Implausibility abounds in Walter Hill’s The Assignment, which stars Michelle Rodriguez as Frank Kitchen, a hitman who’s mysteriously kidnapped, drugged, and forcibly transitioned into a woman. The tale is told on two parallel tracks: Frank narrates in a retrofitted hard-boiled 1940s-style voiceover, while surgeon Rachel Kay (Sigourney Weaver) explains to a prison psychologist how and why she masterminded the kidnapping-cum-operation to avenge her brother (one of Frank’s targets). Pulpy, facile, and not quite action-packed, the film probably won’t go down as the apex of Hill’s storied career.
But vis-a-vis Frank’s reenergized, newly queer relationship with his pre-kidnapping girlfriend, Johnnie (Caitlin Gerard), The Assignment toes a fascinating line between paperback exploitation and insinuating psychodrama. For that, and because 48 Hrs. is my favorite movie, there was no passing up the chance to sit with the maestro to discuss his reupholstering of a script from the 1970s, how he feels about his own pigeonholing as an “action director,” and how to blow the dust off of a played-out genre framework.
This script was first written, what, 40 years ago?
Denis Hamill wrote a version of this script, his first draft, in 1977. I read it then, when my agent sent it to me, and I was quite taken with it. But I really couldn’t fit it into my schedule at the time, though I never forgot it. Then when I ran into it about 20 years later, I wanted to do something with it. I called Denis, it was still available, I optioned it, and I co-wrote a version which took several wrong turns. I completely screwed it up, abandoned it, allowed the option to lapse, went back to Denis, and then five years ago I ran into his original script while rooting around in the basement. [Laughs] Literally true! And I reread it, was again struck by the power of the narrative situation, its breathtakingly lurid quality. Within a couple hours I had a new take on how to do it. It had to do with my experience directing three Tales from the Crypt episodes. I thought that putting the situation into that kind of world or format could make it a coherent drama. Because it’s an unbelievable story, of course, because surgery doesn’t work that way. You know that it’s a comic-noir fantasy, with some rather pointed ideas in it, hopefully.
It’s a relief to hear you use these phrases, just because I couldn’t help but wonder how seriously the material took itself.
It doesn’t take itself seriously on the one level, but on the other, The Assignment is a really serious film. It’s probably a legitimate criticism to say, well, you want both sides of the table here. But you know: Can a graphic novel be, at once, a presentation of a comic-book world and still make those kinds of points? I think so. Look, you can like it, not like it, whatever, but it’s different. I just think that things are so much the same nowadays in films—you’ve seen every film already two, five, 10 years ago.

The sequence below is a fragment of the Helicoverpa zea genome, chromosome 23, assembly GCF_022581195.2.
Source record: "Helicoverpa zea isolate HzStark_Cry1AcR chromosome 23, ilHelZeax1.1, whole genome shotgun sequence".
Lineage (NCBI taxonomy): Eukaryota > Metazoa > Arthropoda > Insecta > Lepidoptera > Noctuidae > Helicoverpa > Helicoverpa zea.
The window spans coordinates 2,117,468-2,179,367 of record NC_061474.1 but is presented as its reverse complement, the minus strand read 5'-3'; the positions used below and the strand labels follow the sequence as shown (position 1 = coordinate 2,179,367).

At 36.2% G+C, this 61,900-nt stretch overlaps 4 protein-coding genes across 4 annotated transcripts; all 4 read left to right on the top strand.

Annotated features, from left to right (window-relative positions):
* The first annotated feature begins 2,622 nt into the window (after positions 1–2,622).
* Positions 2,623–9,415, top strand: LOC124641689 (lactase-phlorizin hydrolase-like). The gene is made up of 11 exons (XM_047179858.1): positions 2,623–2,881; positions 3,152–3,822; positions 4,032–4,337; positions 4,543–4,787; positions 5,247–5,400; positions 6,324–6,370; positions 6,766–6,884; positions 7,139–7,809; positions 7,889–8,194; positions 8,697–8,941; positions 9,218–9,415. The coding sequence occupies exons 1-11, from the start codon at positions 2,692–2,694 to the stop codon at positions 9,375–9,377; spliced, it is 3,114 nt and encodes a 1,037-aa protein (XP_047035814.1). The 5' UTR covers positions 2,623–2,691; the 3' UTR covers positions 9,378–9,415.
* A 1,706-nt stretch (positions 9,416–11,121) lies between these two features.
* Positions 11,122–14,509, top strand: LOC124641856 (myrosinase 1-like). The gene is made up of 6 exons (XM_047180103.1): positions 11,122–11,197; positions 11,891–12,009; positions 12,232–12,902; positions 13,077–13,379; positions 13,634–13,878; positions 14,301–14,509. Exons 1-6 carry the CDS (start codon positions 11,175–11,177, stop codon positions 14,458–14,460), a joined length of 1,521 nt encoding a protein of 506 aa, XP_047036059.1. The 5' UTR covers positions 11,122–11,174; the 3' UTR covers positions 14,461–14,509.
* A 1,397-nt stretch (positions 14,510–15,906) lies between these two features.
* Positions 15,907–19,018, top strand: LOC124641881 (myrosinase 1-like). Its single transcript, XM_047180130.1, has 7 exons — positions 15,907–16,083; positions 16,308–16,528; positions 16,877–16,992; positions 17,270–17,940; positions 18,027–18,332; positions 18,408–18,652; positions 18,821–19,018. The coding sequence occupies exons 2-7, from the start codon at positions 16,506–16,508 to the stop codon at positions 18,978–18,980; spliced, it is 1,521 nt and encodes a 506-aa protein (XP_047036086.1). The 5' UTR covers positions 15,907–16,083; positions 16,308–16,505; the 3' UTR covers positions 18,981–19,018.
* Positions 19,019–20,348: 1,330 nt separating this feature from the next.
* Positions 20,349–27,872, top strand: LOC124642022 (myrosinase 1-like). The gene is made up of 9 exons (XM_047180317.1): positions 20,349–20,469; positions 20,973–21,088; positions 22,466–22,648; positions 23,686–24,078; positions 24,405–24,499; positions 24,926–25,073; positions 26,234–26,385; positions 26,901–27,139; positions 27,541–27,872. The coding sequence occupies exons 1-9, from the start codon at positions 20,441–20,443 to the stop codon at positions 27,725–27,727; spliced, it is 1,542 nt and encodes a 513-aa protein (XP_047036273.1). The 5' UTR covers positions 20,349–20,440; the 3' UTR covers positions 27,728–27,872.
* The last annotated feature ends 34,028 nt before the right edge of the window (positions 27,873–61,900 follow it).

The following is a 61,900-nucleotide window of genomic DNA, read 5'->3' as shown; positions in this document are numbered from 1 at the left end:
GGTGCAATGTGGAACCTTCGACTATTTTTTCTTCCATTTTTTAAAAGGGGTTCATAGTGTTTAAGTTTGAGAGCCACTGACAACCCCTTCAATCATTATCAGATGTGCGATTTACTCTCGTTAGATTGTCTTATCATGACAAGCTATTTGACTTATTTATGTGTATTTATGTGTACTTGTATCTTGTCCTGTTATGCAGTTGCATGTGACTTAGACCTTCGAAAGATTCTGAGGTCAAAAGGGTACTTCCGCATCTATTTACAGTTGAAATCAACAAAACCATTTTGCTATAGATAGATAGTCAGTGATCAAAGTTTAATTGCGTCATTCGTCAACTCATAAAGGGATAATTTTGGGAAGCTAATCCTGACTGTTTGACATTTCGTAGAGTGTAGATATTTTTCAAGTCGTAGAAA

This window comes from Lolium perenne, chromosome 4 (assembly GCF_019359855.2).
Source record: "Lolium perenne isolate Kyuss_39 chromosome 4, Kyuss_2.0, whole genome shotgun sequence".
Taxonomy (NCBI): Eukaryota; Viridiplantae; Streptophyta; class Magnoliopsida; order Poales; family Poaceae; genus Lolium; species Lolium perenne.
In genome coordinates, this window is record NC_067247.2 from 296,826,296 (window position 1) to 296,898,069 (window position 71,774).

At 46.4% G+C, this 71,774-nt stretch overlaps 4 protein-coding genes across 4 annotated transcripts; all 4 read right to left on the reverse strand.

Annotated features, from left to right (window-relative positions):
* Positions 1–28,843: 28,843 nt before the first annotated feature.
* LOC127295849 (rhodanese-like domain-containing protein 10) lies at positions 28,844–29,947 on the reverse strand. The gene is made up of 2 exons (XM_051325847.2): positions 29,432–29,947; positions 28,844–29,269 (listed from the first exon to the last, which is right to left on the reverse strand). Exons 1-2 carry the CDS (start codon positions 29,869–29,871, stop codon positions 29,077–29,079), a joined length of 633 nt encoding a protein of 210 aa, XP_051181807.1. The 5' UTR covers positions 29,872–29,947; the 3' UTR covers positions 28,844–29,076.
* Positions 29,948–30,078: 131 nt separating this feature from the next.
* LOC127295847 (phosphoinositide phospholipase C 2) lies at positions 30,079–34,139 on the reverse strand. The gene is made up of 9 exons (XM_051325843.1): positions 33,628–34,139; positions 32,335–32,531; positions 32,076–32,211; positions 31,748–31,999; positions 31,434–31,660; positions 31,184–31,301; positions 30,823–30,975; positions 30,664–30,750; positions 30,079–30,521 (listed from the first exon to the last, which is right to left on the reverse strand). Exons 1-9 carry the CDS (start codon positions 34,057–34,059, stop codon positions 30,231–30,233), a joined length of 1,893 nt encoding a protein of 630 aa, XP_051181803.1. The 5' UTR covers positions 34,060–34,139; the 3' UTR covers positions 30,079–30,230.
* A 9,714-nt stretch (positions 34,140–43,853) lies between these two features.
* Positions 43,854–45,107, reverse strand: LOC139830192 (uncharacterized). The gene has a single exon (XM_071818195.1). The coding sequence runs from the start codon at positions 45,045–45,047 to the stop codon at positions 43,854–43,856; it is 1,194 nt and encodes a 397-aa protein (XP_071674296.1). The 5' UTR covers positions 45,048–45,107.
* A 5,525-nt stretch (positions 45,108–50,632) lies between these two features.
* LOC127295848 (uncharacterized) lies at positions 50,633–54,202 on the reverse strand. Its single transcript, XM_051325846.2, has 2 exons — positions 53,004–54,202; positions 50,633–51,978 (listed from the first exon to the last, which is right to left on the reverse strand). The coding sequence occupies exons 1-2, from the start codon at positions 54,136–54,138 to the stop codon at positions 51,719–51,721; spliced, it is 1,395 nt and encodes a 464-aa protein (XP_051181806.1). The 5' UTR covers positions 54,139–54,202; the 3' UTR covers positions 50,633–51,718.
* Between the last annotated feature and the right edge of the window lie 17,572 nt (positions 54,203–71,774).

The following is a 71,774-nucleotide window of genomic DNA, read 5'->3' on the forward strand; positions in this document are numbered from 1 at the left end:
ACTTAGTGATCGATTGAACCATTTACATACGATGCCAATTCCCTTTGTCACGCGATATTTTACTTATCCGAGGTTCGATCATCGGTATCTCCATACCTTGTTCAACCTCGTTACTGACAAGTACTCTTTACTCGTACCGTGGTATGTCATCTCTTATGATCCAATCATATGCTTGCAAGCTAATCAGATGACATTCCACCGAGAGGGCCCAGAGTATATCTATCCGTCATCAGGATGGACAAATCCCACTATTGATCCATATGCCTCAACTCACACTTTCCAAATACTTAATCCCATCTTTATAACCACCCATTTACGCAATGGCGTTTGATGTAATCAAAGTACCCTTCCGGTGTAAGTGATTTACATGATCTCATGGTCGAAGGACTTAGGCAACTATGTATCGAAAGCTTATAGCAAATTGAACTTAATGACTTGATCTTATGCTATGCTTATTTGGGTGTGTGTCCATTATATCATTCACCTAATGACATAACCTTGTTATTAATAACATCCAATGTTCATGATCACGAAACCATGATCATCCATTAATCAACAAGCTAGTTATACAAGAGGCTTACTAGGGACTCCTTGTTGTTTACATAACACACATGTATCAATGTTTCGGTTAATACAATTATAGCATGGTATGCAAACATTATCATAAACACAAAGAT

Do you find that younger critics are trying to get you to talk more about your older work?
I usually don’t even like to talk about this stuff, but I’m softer in my old age. The foreign critics have always been kinder to me than the American ones, but for what’s usually referred to as an “action film director,” I’ve probably been better received than most. But I think that American critics tend to not like action movies because, one, they lack a certain high seriousness. Critics are looking for that, usually, and it’s understandable. I don’t have any particular fault with that. The other thing that’s been generally true, I would say, is that critics—again, more so the foreign than domestic ones—have been more interested in the first half of my career than the second. I don’t like to do deep introspection about my own stuff, as I prefer to think about the next one, but I think the idea that the first eight movies are a lot better than the next eight isn’t true. I think they’re different in subtle ways, but the critics are the ones with the newspapers or the magazines, so…
I was moved by the scene when Dr. Kay gives her legal deposition, which becomes a kind of bizarre manifesto, and Weaver’s delivery of the line “The true individual has always had to struggle with being overwhelmed by the tribe…and no price, even this imprisonment or indignity, is too high to pay for the privilege of owning yourself.’ Was that in the original script?
That was new. I wrote that scene around the time Sigourney came aboard. Remember, the doctor character was originally written for a man. By the time Michelle came on, I thought the male doctor was going to get into the mad-scientist trope, and I wanted to bend away from that as much as possible. I thought it’d be more interesting to have this kind of bullying intellectual be a woman, who had this great talent, who obviously has this great mental acuity, who has very legitimate gripes about barriers to her own achievements that had been thrown up in a male-dominated world. At the same time, she’s a real bully, an intellectual powerhouse—at least, that’s her public persona. Someone said to me, “I see you’ve modeled the character on Gore Vidal.”